NBC’s CHICAGO FIRE has been such a hit for the network that last spawned a spin-off, CHICAGO P.D., which has also been a success. Spin-offs are nothing new for the two series’ executive producer Dick Wolf, who has also been the power behind NBC’s massive LAW & ORDER franchise. LAW & ORDER: SVU is now in its sixteenth season, Wednesdays at 9 PM. The original LAW & ORDER ran twenty seasons and also launched LAW & ORDER: CRIMINAL INTENT, LAW & ORDER: TRIAL BY JURY, LAW & ORDER: LOS ANGELES and the ongoing BBC LAW & ORDER: UK.
Wolf is on a Q&A panel that NBC holds for CHICAGO FIRE (Tuesdays at 10 PM) and CHICAGO P.D. (Wednesdays at 10 PM) for the Television Critics Association. Asked about the three-episode crossover between the two CHICAGO series and SVU, Wolf tells the TV journalists that he and Tom Fontana did crossovers between the original LAW & ORDER and another show they produced, HOMICIDE: LIFE ON THE STREET.
“The two years that we did [crossovers], I believe that they were the highest-rated episodes for each show that season,” Wolf says. “So it’s always been in the back of my mind that whenever you can do this on a rational basis, it’s synergistic. Actually, strangely enough, there are people who love LAW & ORDER or they love SVU, and there are people who love FIRE and others that love P.D. And when you bring them together, you get both sides exposed to new characters. So I just think it’s a win-win. You can’t do it too often, but two, three times a season, that’s catnip.”
CHICAGO FIRE and CHICAGO P.D. are currently having a crossover arc. Firefighter Severide (Taylor Kinney) and paramedic Dawson (Monica Raymund) have found evidence that suggests the fire that killed their friend Shay (erstwhile regular Lauren German) was the result of arson, which means reaching out to the police.
Wolf talks about writing Shay out of CHICAGO FIRE and the resulting crossover. “It’s sort of a double-gated thing. Obviously, if [an actor] is leaving, you want to maximize the effect, and it’s a very dangerous business. That’s why that methodology was chosen. Leave-takings are always bittersweet, but you’re always looking for ways to do them that are unexpected, or, in this case, was a major cliffhanger.”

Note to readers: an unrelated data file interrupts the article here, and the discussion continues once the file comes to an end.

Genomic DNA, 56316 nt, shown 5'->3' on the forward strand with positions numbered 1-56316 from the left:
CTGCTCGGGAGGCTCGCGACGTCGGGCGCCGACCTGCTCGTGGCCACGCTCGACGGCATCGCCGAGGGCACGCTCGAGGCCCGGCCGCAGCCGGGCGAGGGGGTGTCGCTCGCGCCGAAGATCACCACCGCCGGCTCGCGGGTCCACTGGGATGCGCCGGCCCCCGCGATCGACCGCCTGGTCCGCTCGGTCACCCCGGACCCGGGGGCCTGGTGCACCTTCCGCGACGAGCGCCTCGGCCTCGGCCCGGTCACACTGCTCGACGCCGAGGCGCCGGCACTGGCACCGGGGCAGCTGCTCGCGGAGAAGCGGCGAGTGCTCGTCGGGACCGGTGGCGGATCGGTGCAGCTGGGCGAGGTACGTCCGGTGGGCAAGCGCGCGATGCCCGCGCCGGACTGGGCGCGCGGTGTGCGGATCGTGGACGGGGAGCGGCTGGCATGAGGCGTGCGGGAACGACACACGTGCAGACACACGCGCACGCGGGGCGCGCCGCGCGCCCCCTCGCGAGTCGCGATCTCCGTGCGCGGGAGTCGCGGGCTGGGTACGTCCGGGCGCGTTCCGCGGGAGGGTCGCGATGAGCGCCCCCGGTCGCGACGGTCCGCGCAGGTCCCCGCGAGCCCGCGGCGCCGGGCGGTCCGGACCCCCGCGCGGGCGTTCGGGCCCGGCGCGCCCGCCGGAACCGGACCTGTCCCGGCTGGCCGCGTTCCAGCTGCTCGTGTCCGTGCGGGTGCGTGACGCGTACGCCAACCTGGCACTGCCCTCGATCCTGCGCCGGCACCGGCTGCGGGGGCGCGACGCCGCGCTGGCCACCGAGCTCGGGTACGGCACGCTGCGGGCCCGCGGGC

Away from the Q&A session, Wolf has time for a little more discussion.
ASSIGNMENT X: Do you have a favorite aspect of working on a police show versus a fire show?
DICK WOLF: No. I like them both. I like cop shows.
AX: How long do you enjoy seeing an investigation run within the show? I mean, what’s your ideal amount of episodes for a case to run?
WOLF: Can’t be answered. I mean, it depends on – most of them are standalone A stories that get done in one episode.
AX: CHICAGO FIRE has gigantic action sequences. Had you dealt before on a regular basis with the kinds of production challenges it looks like you’ve got on that show?
WOLF: On and off for thirty years. We’ve done other shows that have great physical production, too. The UPM on BACKDRAFT is our line producer on [CHICAGO FIRE] and John Roman has worked with me for the past fifteen years. So it’s not unknown territory. [But] it’s not fire of the week.
AX: What do you most want people to get out of CHICAGO FIRE?
WOLF: That the people who do this for a living are regular people who do extraordinary things, and what makes them do that?
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Article Source: Assignment X
Article: Interview with CHICAGO P.D. and CHICAGO FIRE co-creator Dick Wolf